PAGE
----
How Healthy Are Your Sleep Patterns?

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THE SYMPTOMS OF insufficient sleep are recognizable: You struggle to stay awake, you feel worn down, and you start to make small mistakes, such missing a question you knew the answer to on an exam or missing a traffic sign. Aside from injuries, most short-term effects of not getting adequate sleep are temporary, but larger problems persist when sleep debt is chronic.

Chronic sleep disruption or poor sleep health is defined as untreated sleep disorders such as sleep apnea and snoring, short sleep, or a schedule that varies by more than one or two hours. It’s associated with an increased risk of obesity, heart disease, cancer and automobile accidents, and can cause problems with attention and academic performance.

Poor sleep health costs society billions of dollars annually for everything from health care and transportation accidents to workplace errors. Everyday habits can contribute to the problem, such as spending too much time online at night, not prioritizing sleep and overreliance on stimulants ranging from caffeine to prescribed medications. All of these factors influence our sleep health.

The best way to assess if you have a problem with sleep deficiency is to watch for these six signs and symptoms that you’re falling short on sleep:

You find it difficult to wake up in the morning.
You’re falling asleep during the day.
You feel fatigued, or you experience daytime tiredness and physical discomfort or mental fog.
Your attention is impaired, or you have less impulse control.
You notice changes in mood, such as irritability or a low threshold to deal with life’s frustrations.
You’re snoring at night.
These problems and symptoms are similar in children and adults.

When any of these problems have a rapid onset and do not respond well to lifestyle changes or treatment of a sleep disorder, an underlying serious health problem could be present and should be evaluated. Importantly, for example, sudden changes in sleep patterns among teenagers experiencing depression could be a key marker of increased suicide risk. This should be viewed as a serious sign and calls for immediate intervention.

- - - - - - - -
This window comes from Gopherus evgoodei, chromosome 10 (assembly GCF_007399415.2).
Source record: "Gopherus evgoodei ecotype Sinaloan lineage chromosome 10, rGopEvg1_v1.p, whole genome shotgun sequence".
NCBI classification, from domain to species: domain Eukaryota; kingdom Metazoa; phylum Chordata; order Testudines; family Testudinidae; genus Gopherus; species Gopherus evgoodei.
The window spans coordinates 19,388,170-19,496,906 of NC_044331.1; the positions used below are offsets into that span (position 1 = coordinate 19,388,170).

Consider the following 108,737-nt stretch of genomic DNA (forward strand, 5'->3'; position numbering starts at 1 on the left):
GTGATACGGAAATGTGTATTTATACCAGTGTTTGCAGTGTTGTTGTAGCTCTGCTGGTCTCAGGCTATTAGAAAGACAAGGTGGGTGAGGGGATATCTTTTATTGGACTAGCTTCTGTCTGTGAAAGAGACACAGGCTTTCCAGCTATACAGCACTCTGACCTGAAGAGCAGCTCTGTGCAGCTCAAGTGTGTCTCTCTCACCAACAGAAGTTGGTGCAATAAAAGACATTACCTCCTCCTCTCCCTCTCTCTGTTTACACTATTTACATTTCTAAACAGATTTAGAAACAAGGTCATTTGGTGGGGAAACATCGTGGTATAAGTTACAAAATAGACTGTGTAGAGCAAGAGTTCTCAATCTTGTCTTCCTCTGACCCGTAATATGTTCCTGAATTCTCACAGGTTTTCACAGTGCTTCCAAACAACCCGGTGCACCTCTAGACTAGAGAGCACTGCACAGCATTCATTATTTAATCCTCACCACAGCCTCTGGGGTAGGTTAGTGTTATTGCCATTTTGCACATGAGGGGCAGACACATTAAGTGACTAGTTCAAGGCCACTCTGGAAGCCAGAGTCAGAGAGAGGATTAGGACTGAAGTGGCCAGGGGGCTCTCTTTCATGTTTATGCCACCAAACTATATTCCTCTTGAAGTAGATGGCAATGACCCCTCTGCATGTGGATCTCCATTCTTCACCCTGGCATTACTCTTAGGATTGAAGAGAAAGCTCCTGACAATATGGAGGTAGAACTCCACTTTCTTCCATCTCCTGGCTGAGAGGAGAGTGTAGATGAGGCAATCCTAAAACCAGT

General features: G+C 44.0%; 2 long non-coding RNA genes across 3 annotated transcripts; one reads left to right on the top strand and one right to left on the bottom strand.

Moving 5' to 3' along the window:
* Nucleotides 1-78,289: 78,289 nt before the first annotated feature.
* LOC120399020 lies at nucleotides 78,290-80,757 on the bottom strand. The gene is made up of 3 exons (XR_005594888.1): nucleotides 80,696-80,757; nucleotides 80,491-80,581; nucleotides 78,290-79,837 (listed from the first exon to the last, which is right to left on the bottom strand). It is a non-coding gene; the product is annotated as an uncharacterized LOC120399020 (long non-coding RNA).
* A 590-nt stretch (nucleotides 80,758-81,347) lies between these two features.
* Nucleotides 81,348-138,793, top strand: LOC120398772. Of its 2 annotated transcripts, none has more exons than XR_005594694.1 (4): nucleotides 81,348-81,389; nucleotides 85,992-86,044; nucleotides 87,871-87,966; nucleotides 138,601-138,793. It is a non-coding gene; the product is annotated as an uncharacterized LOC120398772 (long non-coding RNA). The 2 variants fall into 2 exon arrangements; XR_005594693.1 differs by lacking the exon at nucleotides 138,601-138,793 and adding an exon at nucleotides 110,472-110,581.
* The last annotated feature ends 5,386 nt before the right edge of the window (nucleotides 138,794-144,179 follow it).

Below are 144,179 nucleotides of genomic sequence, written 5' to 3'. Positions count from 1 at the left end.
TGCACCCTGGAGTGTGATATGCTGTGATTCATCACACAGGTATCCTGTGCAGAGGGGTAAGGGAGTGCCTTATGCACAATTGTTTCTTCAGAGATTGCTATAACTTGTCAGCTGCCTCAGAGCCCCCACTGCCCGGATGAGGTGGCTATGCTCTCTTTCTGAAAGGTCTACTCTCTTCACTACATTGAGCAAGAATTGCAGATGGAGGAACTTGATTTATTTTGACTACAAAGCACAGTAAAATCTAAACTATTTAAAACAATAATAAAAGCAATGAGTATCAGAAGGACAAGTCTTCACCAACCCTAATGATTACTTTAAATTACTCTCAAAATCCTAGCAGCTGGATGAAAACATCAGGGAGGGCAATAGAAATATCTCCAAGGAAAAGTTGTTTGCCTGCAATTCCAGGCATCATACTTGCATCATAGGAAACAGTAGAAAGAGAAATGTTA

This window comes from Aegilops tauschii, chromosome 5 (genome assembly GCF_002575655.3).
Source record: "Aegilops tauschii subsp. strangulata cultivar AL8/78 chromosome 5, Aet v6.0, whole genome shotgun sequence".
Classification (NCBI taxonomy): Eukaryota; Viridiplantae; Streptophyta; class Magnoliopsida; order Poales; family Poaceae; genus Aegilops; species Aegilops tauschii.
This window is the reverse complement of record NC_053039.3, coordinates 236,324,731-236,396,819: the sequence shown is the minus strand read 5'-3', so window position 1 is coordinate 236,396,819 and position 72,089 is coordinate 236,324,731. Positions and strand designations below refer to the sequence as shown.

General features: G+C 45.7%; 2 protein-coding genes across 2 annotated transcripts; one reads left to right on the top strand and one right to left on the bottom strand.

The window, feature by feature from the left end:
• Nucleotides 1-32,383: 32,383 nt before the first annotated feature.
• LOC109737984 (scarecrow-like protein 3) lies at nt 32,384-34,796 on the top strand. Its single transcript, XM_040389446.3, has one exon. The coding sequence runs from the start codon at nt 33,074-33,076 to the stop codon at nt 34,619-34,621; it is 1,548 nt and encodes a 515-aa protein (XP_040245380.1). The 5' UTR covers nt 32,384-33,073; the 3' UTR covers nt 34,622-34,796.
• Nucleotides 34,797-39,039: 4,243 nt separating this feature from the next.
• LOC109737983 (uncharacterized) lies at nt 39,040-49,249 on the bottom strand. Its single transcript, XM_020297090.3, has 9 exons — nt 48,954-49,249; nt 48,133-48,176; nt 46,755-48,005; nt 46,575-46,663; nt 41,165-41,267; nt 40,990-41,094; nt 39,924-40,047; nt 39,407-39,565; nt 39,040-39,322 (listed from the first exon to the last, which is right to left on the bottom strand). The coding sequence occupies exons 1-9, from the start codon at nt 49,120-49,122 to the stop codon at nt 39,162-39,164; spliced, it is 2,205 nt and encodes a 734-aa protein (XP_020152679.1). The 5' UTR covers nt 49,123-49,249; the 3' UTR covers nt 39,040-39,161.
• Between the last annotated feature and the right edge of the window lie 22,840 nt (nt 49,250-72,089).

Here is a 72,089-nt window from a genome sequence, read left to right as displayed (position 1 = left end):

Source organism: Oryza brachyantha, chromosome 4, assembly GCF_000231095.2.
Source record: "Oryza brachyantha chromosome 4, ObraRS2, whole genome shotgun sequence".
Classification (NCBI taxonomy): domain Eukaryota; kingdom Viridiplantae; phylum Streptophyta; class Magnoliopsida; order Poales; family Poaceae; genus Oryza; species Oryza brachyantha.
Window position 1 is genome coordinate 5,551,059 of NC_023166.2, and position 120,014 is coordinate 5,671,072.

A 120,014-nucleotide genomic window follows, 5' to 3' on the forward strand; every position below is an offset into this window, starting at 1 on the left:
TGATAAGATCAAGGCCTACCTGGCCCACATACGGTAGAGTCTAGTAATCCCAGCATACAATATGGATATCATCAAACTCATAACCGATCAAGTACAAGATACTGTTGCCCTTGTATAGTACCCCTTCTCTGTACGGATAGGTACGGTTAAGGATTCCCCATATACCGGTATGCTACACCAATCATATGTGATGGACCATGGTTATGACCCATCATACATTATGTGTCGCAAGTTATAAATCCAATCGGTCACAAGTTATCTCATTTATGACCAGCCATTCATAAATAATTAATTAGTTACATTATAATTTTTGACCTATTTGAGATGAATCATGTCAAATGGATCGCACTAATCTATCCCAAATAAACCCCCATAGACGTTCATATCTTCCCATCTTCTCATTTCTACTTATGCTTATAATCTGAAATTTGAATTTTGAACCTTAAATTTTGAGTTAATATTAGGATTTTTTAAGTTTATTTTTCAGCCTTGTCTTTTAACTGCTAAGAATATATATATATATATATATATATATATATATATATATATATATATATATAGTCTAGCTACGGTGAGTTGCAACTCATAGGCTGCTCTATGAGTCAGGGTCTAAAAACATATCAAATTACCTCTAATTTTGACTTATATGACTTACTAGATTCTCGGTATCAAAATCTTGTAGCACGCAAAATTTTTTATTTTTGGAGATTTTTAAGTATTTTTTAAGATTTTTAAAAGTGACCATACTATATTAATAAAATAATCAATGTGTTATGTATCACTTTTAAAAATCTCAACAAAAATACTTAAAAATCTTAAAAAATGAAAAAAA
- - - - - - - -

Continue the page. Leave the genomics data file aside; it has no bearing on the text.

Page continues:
In other cases, inadequate sleep could drive depression. A recent study analyzing 32,470 women, free from depression, found that those who identified with being a morning person, as opposed to a night person, were less likely to experience depression later in life. We’ve seen the same patterns when shift workers and teens go against their body’s preferred sleep-wake cycles. This speaks to the significant role circadian rhythms play, and why sleep-wake cycles shouldn’t be ignored.

The 2017, the Nobel Prize in Physiology or Medicine was awarded to researchers studying circadian rhythms, or how our body tracks time. While the science is evolving, what is known about sleep disorders receives little attention in medical school and training programs for all of our health care providers. Educating health care providers and the public about topics including nutrition, use of salt, exercise and sleep will go a long way toward improving health and well-being and reducing costs to society.

The Centers for Disease Control and Prevention provides critical educational information and statistics on all health problems including research and tips for better sleep, from keeping a consistent routine to removing electronic devices from the bedroom. As parents, it’s important to be aware of the signs that you or your family suffer from poor sleep health. Pay attention to these signs, and raise any concerns with a health provider.

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